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Duke Lacrosse Charges Will Be Dropped

Prosecutors have decided to drop all charges against three Duke lacrosse players accused of sexually assaulting a stripper at a team party, a person close to the case told The Associated Press on Wednesday.

The North Carolina Attorney General's office, which took over the case in January after the local district attorney was accused of ethics violations, said it would have an announcement on the case at 2:30 p.m. EDT.

Defense attorneys expect the charges to be dropped, although they have not received any official word, CBS News reports.

Prosecutors did not say what the announcement would be.

The sensational case had been troubled almost from the start after DNA samples found no link to any of the Duke lacrosse players and the accuser's story about what happened that night began to change. The person who talked to the AP, speaking on condition of anonymity because a formal announcement had not been made, did not say why state prosecutors decided to drop the charges.

Reade Seligmann, Collin Finnerty and David Evans were indicted last spring on charges of rape, kidnapping and sexual offense after the woman told police she was assaulted at a lacrosse team party where she had been hired to perform as a stripper.

The allegations at first outraged the Raleigh/Durham community — the woman is black and attended nearby North Carolina Central University; all three Duke players are white. But that anger largely shifted to Durham County District Attorney Mike Nifong as his evidence against the three fell apart and questions surfaced about the accuser.

Should all charges be dropped, CBS News legal analyst Andrew Cohen says the biggest question is: does the attorney general exonerate the former Duke students completely "or does he simply say that there is not enough evidence to convict them beyond a reasonable doubt."

Nifong, who was away from his Durham office Wednesday, has been charged by the state bar with ethics violations connected to his handling of the case and could face disbarment.

From its earliest days, Nifong had driven the investigation. The 28-year-old woman initially said she was gang-raped and beaten by three white men at the March 13, 2006, party thrown by Duke's highly ranked lacrosse team.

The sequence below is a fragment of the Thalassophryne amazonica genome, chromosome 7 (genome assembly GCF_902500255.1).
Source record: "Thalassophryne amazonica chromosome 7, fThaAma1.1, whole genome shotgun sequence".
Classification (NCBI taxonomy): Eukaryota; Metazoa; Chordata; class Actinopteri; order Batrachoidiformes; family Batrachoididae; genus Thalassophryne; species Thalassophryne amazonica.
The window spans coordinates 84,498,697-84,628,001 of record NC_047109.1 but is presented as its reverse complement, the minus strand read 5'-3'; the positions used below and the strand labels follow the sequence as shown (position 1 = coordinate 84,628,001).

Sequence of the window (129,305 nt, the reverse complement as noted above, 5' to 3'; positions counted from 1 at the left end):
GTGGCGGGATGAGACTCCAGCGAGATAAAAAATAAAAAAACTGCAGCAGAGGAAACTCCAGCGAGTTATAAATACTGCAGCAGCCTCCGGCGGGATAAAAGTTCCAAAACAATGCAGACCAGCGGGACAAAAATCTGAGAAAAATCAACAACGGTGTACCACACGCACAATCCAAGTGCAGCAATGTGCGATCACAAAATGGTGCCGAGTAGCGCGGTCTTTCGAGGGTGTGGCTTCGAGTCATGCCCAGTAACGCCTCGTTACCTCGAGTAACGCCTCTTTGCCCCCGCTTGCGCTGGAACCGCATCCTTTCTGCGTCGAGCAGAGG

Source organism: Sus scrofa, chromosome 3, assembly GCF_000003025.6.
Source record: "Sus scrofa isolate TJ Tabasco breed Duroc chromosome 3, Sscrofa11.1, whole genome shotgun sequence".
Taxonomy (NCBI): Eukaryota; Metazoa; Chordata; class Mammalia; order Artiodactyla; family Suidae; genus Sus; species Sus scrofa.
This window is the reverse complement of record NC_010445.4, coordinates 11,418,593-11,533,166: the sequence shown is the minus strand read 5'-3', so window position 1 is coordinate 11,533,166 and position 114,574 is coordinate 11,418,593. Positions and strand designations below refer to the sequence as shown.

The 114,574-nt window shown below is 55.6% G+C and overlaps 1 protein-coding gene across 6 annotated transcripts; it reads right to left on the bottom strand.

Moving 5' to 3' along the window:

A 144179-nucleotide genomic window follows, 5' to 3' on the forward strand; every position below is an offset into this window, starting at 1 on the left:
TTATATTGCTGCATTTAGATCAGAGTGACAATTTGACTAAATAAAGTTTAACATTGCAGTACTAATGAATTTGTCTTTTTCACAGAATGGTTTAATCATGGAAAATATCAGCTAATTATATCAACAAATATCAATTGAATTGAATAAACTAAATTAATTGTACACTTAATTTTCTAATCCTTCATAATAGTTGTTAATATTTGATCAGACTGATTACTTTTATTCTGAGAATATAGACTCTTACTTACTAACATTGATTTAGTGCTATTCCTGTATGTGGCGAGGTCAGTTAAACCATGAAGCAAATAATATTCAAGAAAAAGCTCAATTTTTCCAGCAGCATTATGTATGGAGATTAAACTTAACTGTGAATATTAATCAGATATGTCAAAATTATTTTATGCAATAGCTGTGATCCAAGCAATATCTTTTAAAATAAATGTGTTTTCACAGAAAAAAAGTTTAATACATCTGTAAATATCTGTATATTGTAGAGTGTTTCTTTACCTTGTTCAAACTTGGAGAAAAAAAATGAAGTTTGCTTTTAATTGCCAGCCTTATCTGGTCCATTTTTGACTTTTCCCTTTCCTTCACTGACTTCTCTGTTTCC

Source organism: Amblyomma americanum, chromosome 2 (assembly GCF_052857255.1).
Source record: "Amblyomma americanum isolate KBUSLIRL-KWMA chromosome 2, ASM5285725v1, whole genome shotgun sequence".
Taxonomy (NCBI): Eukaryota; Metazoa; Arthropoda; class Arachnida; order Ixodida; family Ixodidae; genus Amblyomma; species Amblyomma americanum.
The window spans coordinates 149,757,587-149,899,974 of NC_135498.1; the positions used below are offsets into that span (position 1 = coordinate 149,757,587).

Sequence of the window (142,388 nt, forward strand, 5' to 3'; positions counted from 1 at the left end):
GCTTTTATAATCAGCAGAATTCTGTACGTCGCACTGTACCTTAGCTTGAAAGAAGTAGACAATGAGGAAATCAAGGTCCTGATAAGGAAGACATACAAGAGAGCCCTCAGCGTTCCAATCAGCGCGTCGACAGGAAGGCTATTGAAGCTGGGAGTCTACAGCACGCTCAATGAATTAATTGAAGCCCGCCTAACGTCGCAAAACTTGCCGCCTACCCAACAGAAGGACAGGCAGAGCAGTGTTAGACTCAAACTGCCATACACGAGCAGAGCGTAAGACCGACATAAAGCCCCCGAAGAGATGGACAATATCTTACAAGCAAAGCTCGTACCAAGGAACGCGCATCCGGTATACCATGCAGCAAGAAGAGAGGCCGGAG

The three indicted players' insisted the accusations were "fantastic lies," and another dancer who had been with the woman also questioned if she had been raped.

At the end, it appeared the case was based only on the testimony of the accuser, whom defense attorneys said had told wildly different versions of the alleged assault.

The other dancer who was at the lacrosse party raised questions about the accusations and Nifong dropped the rape charges in December after the accuser changed a key detail in her story, CBS News correspondent Bob Orr reported. Nifong recused himself a few weeks later after the state bar charged him with violating several rules of professional conduct.

Nifong's recusal in January put the players' fate in the hands of North Carolina Attorney General Roy Cooper, who promised "a fresh and thorough review of the facts."

The North Carolina State Bar charged Nifong with making misleading and inflammatory comments about the athletes under suspicion. It later added more serious offenses of withholding evidence from defense attorneys and lying to the court and bar investigators. He's scheduled to stand trial on those charges in June.

Nifong had accused the team of refusing to cooperate, calling them "a bunch of hooligans," and promised DNA evidence would finger the guilty. His case started to erode, though, when no DNA evidence tying any player to the accuser was found.

The players largely cooperated with police, and the defense later said a series of tests Nifong ordered from a private lab found genetic material from several men on the accuser's underwear and body, but none from any member of the Duke lacrosse team.

"Even if the charges are dropped later today and the defendants seek to sue prosecutor Mike Nifong for the way he handled the case, they are going to have their hands full winning that civil case," Cohen says. "All public officials, and prosecutors in particular, are afforded tremendous immunity from lawsuits when they are acting in their official capacities, as Nifong was here."

Seligmann, 21, of Essex Fells, N.J., and his family arrived at Raleigh-Durham International Airport on Tuesday, and attorney Wade Smith said the Finnerty family was also expected to arrive later Tuesday from their home in Garden City, N.Y.

"We are not going to have any expectations until we hear officially," Smith said. "When we get the word, we'll have the word."

Evans' attorney, Joseph Cheshire, said, "I am very comfortable that the charges will be dismissed and these boys will be completely exonerated."

Evans, 24, of Bethesda, Md., graduated the day before he was indicted in May.

Duke temporarily suspended sophomores Finnerty and Seligmann in the wake of their arrest. Both were invited to return to campus, but neither has accepted. John Danowski, the former coach at Hofstra who took over the Duke program last summer, has also said that both are welcome to continue their lacrosse careers with the Blue Devils.

Danowski said he had moved the team's afternoon practice to Wednesday night so his players could attend a planned defense news conference with their former teammates.